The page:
In addition to these commercially important benefits, grafting increases nutrient uptake and utilization efficiency in a number of plant species (Pulgar et al., 2000; Zen et al., 2004; Ahmed et al., 2006, 2007; Albacete et al., 2009, 2015a,b; Lee et al., 2010; Schwarz et al., 2013; Huang et al., 2013b; Esmaeili et al., 2015). The world's nutrient resources are finite (Venema et al., 2011) and thus require justified utilization; moreover, inorganic fertilizers are expensive. Scientists are working to modify the root architecture of cereal crops (monocots) to enhance nutrient uptake and utilization efficiency (Meister et al., 2014; Rogers and Benfey, 2015; Wissuwa et al., 2016). Rootstock grafting is used as an alternative for horticultural crops; appropriate and compatible rootstocks are utilized to improve water and nutrient acquisition and nutrient utilization efficiency (Gregory et al., 2013; Albacete et al., 2015a,b). Nutrient efficiency is a general term that refers to the capacity of a plant to acquire and use nutrients. It is measured by plant dry weight produced per unit of nutrient supplied (g DW/g nutrient supplied). This parameter includes nutrient uptake efficiency and nutrient use efficiency (Gerendás et al., 2008). Although other efficiency indicators, such as nutrient harvest index, nutrient influx rate, and nutrient partitioning, have been proposed (Rengel and Damon, 2008), measurement of plant growth and harvestable yield per unit input of applied fertilizer remains reliable (Venema et al., 2011; Santa-Maria et al., 2015).
Several reviews have been conducted on grafting history, grafting methods, breeding and selection of rootstocks, biotic and abiotic stresses, pathogens, amelioration of heavy metals, and hormonal signaling (Lee, 1994; Lee and Oda, 2003; Davis et al., 2008; Kubota and McClure, 2008; Aloni et al., 2010; Lee et al., 2010; Louws et al., 2010; Pérez-Alfocea et al., 2010; Rouphael et al., 2010; Savvas et al., 2010; Schwarz et al., 2013; Edelstein et al., 2016), but none of these reviews sufficiently elucidated the role of grafting in modifying ion uptake and accumulation. Therefore, the current review summarizes available information on the effects of rootstocks on enhancing nutrient uptake, accumulation, and utilization as well as the mechanism involved. Additionally, other important approaches are presented; these approaches can be combined with grafting to further enhance nutrient acquisition and utilization efficiency.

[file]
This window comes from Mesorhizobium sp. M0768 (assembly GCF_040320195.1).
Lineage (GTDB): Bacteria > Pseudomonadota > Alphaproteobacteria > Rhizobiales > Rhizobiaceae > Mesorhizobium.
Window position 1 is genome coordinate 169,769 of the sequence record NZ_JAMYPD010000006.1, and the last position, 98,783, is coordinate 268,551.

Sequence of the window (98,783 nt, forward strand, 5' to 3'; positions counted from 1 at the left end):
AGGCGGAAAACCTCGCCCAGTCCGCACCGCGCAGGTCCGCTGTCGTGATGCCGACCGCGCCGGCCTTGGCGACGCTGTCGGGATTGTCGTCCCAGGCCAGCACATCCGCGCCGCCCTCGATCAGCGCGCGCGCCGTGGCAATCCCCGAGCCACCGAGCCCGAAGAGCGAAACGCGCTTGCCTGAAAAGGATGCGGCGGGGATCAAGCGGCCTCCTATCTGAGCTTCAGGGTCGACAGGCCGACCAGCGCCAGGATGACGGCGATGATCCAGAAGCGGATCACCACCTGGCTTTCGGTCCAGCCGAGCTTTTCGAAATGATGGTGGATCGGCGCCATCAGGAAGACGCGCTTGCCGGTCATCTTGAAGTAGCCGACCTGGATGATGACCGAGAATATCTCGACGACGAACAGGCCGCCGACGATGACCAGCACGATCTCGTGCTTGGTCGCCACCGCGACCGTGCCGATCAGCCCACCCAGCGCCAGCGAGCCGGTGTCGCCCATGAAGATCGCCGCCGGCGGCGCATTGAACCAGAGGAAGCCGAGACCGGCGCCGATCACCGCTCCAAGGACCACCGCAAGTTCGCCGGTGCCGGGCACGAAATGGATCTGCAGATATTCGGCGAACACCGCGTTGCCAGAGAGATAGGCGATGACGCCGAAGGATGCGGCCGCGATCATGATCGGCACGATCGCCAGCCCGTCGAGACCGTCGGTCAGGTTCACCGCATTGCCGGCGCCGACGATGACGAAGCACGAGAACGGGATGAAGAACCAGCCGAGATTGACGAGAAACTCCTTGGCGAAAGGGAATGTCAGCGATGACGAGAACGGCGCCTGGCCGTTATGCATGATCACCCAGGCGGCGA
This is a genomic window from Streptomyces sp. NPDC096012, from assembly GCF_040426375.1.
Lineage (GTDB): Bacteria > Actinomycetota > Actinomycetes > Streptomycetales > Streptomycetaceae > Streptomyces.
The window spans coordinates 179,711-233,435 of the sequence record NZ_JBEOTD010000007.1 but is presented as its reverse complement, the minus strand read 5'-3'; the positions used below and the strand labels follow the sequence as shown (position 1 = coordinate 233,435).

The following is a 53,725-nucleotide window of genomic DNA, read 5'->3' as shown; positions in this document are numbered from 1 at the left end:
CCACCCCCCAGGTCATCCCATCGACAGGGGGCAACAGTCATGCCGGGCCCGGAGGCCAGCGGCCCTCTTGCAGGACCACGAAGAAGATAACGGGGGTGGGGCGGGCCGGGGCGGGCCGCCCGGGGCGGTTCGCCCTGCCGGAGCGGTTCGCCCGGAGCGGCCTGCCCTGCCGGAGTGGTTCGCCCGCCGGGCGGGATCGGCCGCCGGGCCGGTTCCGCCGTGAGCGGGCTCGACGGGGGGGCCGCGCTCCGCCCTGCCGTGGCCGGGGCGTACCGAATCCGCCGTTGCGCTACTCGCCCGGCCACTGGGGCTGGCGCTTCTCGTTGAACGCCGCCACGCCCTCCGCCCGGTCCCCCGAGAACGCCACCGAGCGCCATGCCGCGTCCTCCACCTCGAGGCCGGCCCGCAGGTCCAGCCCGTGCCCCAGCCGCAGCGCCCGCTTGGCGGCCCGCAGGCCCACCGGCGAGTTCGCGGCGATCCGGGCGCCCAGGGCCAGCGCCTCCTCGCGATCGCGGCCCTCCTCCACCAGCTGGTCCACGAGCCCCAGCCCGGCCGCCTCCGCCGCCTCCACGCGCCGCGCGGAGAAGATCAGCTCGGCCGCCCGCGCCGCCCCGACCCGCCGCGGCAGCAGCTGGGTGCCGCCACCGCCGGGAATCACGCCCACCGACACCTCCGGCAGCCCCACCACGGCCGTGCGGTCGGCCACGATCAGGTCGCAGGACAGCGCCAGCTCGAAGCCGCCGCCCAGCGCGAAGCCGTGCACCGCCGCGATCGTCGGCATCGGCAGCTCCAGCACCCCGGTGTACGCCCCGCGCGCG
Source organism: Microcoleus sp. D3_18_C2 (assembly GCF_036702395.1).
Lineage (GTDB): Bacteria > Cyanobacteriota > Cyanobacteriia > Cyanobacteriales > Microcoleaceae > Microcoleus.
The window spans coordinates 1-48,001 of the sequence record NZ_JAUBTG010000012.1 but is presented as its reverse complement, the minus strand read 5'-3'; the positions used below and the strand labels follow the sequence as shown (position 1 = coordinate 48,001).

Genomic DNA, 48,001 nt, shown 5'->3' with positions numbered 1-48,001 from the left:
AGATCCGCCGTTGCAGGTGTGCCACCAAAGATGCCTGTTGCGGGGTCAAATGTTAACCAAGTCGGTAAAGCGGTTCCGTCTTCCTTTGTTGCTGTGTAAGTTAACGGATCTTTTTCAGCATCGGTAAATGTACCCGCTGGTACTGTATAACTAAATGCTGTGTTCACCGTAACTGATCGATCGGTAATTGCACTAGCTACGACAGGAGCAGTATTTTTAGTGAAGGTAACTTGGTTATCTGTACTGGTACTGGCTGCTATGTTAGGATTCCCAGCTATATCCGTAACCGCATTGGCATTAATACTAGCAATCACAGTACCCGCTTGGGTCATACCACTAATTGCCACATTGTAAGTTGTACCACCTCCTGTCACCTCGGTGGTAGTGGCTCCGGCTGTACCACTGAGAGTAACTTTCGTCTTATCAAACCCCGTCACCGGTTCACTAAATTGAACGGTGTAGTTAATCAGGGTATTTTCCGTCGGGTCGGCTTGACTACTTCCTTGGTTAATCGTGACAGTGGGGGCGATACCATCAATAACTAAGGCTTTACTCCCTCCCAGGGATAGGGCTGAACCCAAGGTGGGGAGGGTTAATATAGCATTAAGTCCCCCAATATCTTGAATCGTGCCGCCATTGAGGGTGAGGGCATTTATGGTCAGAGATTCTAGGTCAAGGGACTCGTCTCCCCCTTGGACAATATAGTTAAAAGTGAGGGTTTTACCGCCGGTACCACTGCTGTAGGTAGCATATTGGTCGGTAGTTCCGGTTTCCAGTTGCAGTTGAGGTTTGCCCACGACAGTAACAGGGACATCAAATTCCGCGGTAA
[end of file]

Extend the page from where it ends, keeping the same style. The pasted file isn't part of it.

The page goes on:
The use of rootstocks in fruit plants affects tree vigor and size, precocity, fruit quality and taste, harvestable yield, resistance to pests, and tolerance against edaphic and environmental conditions by invigorating the scions and increasing nutrient uptake, transport, and utilization efficiency (Albrigo, 1977; Ahmed et al., 2006, 2007; Castle, 2010; Habran et al., 2016). In a previous study, the grafting of kinnow (Citrus reticulata Blanco) onto nine different rootstocks increased the concentration of nitrogen (4–18%), phosphorous (11–77%), and potassium (3–43%) in the leaves of the grafted plants; the number of fruits per plant increased to 0.12–5.63 times that of poorly performing rootstock (Ahmed et al., 2007). In another study, total nitrogen accumulation and utilization efficiency differed in various citrus rootstocks; rough lemon (Citrus jambhiri Lush.) accumulated a total nitrogen value of 22.1 mg/g DW, whereas Cleopatra mandarin (Citrus reshni hort. ex Tanaka) accumulated only 6.1 mg/g DW (Sorgona et al., 2006). Boron concentration in the leaves, stems, and roots of different citrus rootstocks is significantly affected in normal and boron-deficient conditions (Mei et al., 2011). Citrange rootstock [C. sinensis (L.) Osb. × P. trifoliata (L.) Raf.] is superior to trifoliate orange [Poncirus trifoliata (L.) Raf.] under both low and high levels of boron supply. Although the level of boron in different plant parts grafted onto citrange is lower than that grafted onto trifoliate orange, the ratio of semi-bound boron to free boron is much higher in citrange grafted plants; this higher ratio increases boron use efficiency (Liu et al., 2011, 2013). Evidently, uptake capacity is not the only important factor; the transport and reallocation of cellular boron to cell walls also affect rootstock responses to nutrient deficiency. Wang et al. (2016a) recently applied inarching (a special type of grafting) of Carrizo citrange [C. sinensis (L.) Osb. × P. trifoliate (L.) Raf.] to enhance boron uptake in Newhall navel orange [C. sinensis (L.) Osb. cv. Newhall] budded onto trifoliate orange [P. trifoliata (L.) Raf.]. Inarching significantly increased the levels of boron in the new leaves, new twigs, scion stem, and new rootstock stem under boron-adequate and boron-deficient conditions. This technique can improve nutrient supply in already growing grafted or self-rooted fruit plants under field conditions.